Rebuke of Charter Schools Is Seen in Newark Election

The new mayor will confront immediate problems: Newark has its highest murder rate in two decades; the state has threatened to take over the city’s troubled finances; and the school system, run by the state for two decades, has been beleaguered by criticism of the superintendent, who was handpicked by Gov. Chris Christie, a Republican.

Mr. Baraka, a councilman, a high school principal and a son of the late firebrand poet Amiri Baraka, was a persistent critic of Mr. Booker, a fellow Democrat, and in his campaign appealed to those who wanted a mayor to pay more attention to Newarkers’ needs. “When I become mayor, you become mayor,” one of his slogans proclaimed. He won despite being largely outspent by his opponent, Shavar Jeffries, 39, and groups that supported him.

Groups supporting Mr. Baraka ran ads casting Mr. Jeffries, also a Democrat, as the puppet of the governor and Wall Street groups that support charter schools and had donated lavishly to him and outside groups backing him.

One television spot featured a clip of Mr. Christie declaring: “I don’t care about the community criticism. We run the school district in Newark, not them.”

“For the past 20 or 30 years, you’ve had a rightward drift among the Democratic Party, and what we’re seeing now in election after election is that Democratic electorates are desiring a full-throated conversation about wealth inequality and robust public services,” said Seth Hahn, the legislative and political director for the Communications Workers of America in New Jersey, which has 70,000 members in the state and was at the center of a coalition of public employee unions working to elect Mr. Baraka. Mr. Hahn cited as examples the victories of Senator Elizabeth Warren in Massachusetts and Mayor Bill de Blasio in New York.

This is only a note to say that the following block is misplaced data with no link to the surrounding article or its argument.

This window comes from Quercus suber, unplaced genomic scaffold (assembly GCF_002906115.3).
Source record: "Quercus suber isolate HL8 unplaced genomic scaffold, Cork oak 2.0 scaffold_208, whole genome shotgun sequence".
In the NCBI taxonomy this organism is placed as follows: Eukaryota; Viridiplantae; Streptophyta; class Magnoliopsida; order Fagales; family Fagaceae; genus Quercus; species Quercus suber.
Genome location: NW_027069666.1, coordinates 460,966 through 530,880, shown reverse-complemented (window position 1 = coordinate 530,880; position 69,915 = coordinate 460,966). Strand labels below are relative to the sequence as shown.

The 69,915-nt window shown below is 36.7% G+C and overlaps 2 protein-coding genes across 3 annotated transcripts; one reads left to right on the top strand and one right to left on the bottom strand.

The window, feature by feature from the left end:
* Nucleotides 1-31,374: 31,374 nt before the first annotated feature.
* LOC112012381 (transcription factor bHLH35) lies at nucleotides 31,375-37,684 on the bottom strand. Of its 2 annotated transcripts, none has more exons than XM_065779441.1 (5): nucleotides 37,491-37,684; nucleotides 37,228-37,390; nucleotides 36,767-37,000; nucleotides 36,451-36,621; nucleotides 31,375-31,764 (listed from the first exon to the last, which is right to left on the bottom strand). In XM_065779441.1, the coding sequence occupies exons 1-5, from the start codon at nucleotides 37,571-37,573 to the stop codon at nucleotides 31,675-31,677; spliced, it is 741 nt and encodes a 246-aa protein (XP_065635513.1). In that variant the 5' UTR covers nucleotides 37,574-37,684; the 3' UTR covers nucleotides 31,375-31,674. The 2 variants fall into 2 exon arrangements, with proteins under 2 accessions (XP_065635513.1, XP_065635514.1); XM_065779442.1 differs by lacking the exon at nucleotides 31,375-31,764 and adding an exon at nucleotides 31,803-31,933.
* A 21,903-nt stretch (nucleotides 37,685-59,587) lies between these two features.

“The message that we saw resonate, that really held the line for Baraka against this onslaught of money,” Mr. Hahn said, “was that people wanted public schools to be protected.”

Charter schools are popular in Newark — one in five schoolchildren attends one. But Mr. Baraka and his supporters particularly galvanized anger at Cami Anderson, the school superintendent, over a plan that would have shifted the city away from neighborhood schools, and closed some. The debate had become so toxic that Ms. Anderson announced she would no longer attend school board meetings.

“Cami Anderson handed Ras the football at the 50-yard line, and he just ran it down the field,” said Bruno Tedeschi, a political consultant who worked for Mr. Jeffries, a law professor at Seton Hall and a former assistant state attorney general.

“I think their message in the campaign, which was reinforced by the independent expenditure organizations, was that Shavar was no different from Cami Anderson and Chris Christie, and he wants to destroy the schools,” Mr. Tedeschi said. “Obviously nothing could be farther from the truth, but they hammered it and it seemed to resonate.”

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